Our kids will not always know when God is at work, so it’s up to us to show them. He’ll often speak to them without them knowing that it’s Him. Now, Samuel was lucky – he received that audible voice from God that we all want. But, if hardly any of us receive this, how are we to know when God is trying to speak to us, much less our children? Many times, it’s easy to see that God speaks to us through painful circumstances. So, if your child is going through some tough times, you should be ready to point out how God may be at work even through their painful days. You also have the ability to actively explain Biblical principles to your kids by reading children’s Bible stories and then teaching them how to apply these principles to their daily lives. For instance, if your child has a particular heart toward a group of people or a leaning to serve in any type of scenario, point out to them that that is God working in their heart and wanting to prepare them to be used by Him.
Next, and I know that this may be a little bit different than the story in 1 Samuel 3, but it’s an important principle that needs to be pointed out. Here it is: Spiritual maturity usually doesn’t outpace emotional maturity. God reveals Himself to your child when He knows that they are ready. Not when YOU think they are ready, but when He knows that they are. And when you recognize that God is trying to speak to them, through life’s circumstances, through stories, or through prayer, YOU NEED TO GET IN THERE and walk your children through it.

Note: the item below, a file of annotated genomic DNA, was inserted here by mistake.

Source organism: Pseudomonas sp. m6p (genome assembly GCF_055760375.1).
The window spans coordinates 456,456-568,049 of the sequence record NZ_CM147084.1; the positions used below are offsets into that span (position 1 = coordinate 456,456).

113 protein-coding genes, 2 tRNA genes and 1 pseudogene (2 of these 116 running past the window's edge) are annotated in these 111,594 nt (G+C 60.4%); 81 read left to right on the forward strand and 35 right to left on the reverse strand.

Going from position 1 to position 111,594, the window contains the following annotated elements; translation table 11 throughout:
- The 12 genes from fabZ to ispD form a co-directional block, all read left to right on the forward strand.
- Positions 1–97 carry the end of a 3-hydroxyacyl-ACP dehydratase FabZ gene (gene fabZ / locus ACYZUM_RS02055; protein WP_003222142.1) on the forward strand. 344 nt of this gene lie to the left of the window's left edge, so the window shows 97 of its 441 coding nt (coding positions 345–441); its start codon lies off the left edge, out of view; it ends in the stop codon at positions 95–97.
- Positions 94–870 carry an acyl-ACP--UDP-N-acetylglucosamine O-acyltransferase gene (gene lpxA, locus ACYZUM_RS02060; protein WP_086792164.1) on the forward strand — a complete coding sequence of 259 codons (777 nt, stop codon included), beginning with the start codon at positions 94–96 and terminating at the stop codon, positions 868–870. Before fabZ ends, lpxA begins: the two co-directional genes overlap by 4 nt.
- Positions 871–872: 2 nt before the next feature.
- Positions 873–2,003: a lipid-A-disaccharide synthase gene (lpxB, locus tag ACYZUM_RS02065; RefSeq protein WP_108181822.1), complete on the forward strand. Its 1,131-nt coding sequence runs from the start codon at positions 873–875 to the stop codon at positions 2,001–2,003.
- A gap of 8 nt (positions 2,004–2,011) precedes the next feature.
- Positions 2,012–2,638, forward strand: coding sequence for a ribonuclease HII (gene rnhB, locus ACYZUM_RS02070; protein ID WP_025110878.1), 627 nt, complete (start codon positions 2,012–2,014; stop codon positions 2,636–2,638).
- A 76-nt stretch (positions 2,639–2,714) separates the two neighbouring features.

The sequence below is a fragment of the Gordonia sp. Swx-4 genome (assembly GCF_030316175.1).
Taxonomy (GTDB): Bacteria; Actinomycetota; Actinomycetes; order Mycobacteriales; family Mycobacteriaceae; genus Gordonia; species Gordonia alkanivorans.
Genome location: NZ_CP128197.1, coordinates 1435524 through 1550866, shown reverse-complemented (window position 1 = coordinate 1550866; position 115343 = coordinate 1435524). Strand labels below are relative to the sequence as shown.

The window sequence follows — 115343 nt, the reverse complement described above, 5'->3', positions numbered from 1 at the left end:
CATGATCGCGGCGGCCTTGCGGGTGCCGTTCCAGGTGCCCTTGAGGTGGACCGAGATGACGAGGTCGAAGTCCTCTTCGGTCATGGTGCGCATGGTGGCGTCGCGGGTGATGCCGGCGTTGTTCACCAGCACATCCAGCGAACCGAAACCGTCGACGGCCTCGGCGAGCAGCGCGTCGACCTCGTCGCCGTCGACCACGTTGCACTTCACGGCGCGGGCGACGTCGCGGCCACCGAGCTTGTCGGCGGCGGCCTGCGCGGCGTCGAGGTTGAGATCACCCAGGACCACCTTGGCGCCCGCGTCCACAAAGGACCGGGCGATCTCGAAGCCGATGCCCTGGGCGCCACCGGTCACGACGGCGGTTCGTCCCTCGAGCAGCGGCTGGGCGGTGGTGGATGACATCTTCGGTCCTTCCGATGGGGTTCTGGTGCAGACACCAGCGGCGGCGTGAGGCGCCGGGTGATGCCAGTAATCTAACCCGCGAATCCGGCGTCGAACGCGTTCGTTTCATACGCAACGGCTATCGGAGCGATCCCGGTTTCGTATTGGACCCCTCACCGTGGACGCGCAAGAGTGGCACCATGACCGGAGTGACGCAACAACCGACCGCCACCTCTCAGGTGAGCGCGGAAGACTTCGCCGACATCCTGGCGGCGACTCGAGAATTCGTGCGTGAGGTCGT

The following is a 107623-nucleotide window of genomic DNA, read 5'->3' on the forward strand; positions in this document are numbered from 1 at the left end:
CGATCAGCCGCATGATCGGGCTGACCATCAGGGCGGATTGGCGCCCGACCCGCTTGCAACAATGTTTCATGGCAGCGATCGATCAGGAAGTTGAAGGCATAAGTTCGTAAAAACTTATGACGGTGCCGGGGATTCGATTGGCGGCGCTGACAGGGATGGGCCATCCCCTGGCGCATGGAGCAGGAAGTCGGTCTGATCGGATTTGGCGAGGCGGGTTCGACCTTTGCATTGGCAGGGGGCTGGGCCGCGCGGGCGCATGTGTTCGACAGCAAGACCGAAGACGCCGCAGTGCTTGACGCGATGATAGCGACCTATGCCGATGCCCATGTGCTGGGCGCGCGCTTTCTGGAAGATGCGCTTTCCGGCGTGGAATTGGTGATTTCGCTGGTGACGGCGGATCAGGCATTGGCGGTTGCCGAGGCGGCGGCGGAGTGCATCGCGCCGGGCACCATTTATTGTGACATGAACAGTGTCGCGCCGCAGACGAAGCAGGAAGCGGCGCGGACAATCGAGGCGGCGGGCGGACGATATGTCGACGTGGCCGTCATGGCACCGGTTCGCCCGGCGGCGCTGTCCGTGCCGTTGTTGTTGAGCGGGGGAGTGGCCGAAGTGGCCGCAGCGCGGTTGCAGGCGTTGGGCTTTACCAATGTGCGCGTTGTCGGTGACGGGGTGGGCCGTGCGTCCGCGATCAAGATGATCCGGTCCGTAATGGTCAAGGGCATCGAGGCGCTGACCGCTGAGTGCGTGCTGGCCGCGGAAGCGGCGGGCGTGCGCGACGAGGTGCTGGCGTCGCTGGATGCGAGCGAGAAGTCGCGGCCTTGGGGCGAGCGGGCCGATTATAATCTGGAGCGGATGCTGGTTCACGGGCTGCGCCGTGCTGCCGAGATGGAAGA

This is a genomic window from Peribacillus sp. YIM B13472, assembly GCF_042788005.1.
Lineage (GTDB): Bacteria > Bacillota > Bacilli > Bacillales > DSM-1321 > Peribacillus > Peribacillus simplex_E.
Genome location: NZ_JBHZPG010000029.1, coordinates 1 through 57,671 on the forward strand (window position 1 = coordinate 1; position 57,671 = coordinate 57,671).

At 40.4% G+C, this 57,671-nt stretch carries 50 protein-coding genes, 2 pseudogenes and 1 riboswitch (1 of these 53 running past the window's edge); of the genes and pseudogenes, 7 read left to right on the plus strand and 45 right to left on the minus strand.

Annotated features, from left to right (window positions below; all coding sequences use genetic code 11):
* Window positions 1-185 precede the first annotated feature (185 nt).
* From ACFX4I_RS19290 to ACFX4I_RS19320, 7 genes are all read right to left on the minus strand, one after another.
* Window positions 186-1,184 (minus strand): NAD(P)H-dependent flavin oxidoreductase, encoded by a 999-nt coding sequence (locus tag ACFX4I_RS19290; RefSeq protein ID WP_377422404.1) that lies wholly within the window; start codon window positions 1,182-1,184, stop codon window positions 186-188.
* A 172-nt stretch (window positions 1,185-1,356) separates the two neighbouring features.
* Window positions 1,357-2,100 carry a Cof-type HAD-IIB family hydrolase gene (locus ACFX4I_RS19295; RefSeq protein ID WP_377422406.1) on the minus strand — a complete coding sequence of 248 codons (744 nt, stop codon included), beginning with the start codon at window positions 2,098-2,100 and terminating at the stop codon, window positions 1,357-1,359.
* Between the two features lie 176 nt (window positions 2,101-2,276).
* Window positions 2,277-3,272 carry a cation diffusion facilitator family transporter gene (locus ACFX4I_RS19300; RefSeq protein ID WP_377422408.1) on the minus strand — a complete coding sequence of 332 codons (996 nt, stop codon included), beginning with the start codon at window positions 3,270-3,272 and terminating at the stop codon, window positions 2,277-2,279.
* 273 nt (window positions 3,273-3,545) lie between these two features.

I remember a time when my daughter, Marli, said to us while we were reading our family devotional, “I think that God wants me to minister to the people of Korea.” Now, I have always had the strong desire that God would use my kids for His purposes. But I really didn’t like the idea of Him using my little girl half-way around the world, in a communist country where the persecute Christians. Sometimes it’s hard to surrender your kids to His plans, especially when they reach farther than we can see, or are willing to see. And yet, as parents, we have to let it happen. If we don’t, then we are guilty of holding them back from all that God wants for them, and for those whom God wants to affect through them. Today, we’re over ten years away from that morning conversation, and my daughter still has a heart for ministering in Asia. She hasn’t gone yet, but it’s amazing to see how God continues to prepare her for His work. Yet, I still vividly remember my immense fear as God spoke to and through my little girl. It scared me to death! But if I maintain the perspective that I am merely a steward of all the things that God has blessed me with: my home, my finances, and even my children, then it’s easy to trust her future to Him.
And, just like Eli, we need to be willing and able to teach this next generation how to hear from God, and just as importantly how to respond to Him when He speaks.
Finally, remember that the message that God gave to Samuel was a tough one to hear. Often times, coming face to face with God’s heart on an issue could be very painful for us, since His heart is pure and He desires that ALL people would draw close to Him. When we see the world around us through His eyes, it can cause our hearts to emotionally break – and it can have the same effect on our kids. But, we must allow God to do what He needs to do in the lives of our children and foster instead of prevent an atmosphere where God speaks and our kids hear from Him.